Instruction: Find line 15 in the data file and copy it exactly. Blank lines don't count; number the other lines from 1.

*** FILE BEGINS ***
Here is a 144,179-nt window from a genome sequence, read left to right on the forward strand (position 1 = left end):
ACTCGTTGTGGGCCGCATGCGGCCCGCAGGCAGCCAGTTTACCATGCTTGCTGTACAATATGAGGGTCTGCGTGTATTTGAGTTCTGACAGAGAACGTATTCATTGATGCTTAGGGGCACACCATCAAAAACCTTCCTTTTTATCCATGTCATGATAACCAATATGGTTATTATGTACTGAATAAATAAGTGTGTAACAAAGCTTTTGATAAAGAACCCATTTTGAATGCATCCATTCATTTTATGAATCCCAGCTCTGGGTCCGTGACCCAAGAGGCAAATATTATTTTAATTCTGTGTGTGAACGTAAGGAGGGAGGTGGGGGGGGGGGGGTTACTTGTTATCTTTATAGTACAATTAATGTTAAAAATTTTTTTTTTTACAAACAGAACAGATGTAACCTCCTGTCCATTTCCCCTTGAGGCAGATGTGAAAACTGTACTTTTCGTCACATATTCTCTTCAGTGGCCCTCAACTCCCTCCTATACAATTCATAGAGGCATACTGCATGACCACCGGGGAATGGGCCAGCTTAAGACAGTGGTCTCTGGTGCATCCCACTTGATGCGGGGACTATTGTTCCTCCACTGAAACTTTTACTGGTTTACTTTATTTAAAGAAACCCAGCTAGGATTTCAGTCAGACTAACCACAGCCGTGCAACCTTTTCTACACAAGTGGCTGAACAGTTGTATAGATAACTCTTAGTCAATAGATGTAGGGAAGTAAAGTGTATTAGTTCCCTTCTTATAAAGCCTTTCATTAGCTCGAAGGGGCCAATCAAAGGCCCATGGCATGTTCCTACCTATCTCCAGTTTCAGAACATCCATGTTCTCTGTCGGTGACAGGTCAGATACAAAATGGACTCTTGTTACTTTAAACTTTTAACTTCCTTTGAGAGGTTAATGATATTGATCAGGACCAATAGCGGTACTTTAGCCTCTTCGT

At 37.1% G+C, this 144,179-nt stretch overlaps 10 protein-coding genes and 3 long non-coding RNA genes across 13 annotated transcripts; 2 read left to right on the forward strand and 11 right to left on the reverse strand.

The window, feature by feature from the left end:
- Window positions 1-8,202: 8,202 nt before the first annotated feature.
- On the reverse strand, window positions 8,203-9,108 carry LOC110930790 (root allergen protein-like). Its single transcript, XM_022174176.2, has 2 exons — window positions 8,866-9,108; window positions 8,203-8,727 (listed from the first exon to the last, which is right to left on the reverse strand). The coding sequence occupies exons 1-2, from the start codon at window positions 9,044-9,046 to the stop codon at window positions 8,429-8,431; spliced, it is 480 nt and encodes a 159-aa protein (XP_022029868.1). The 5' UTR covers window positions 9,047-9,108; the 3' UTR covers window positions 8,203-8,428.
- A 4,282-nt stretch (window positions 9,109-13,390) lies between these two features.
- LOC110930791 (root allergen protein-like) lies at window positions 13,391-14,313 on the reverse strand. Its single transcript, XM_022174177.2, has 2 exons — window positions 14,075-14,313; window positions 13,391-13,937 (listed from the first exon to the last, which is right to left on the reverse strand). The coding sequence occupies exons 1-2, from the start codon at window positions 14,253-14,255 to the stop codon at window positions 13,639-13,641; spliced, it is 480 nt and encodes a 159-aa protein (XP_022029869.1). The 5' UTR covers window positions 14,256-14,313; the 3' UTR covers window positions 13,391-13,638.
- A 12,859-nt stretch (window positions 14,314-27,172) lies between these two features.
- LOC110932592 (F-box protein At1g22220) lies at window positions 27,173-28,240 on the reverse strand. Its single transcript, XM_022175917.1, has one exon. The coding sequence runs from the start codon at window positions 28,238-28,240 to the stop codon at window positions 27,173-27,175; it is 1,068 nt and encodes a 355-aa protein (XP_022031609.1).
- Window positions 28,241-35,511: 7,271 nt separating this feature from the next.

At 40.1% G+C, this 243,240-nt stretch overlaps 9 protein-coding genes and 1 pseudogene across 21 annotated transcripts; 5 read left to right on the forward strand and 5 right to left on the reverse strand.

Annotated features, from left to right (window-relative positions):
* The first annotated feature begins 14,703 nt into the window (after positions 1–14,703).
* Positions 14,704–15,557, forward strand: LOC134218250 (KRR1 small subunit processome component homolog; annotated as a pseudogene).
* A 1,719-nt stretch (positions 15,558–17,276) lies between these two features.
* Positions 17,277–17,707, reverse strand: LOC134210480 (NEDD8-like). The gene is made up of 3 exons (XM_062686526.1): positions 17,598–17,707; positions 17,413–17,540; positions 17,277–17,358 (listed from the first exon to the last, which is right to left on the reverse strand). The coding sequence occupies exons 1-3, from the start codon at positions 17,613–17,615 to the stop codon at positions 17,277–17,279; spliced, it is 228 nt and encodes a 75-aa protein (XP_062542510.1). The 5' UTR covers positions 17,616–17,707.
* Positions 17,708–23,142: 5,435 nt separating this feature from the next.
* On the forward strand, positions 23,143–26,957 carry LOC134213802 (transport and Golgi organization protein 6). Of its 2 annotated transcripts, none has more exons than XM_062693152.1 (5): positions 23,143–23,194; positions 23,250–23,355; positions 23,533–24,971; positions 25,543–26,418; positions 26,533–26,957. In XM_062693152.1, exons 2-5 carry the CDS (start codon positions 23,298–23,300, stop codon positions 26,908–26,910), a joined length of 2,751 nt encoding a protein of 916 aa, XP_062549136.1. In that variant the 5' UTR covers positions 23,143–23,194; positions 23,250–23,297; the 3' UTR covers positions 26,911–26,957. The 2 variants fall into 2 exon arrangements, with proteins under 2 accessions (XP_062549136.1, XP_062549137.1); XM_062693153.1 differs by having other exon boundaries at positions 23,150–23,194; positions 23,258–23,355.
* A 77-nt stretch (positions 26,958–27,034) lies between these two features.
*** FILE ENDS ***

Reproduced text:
* Positions 14,704–15,557, forward strand: LOC134218250 (KRR1 small subunit processome component homolog; annotated as a pseudogene).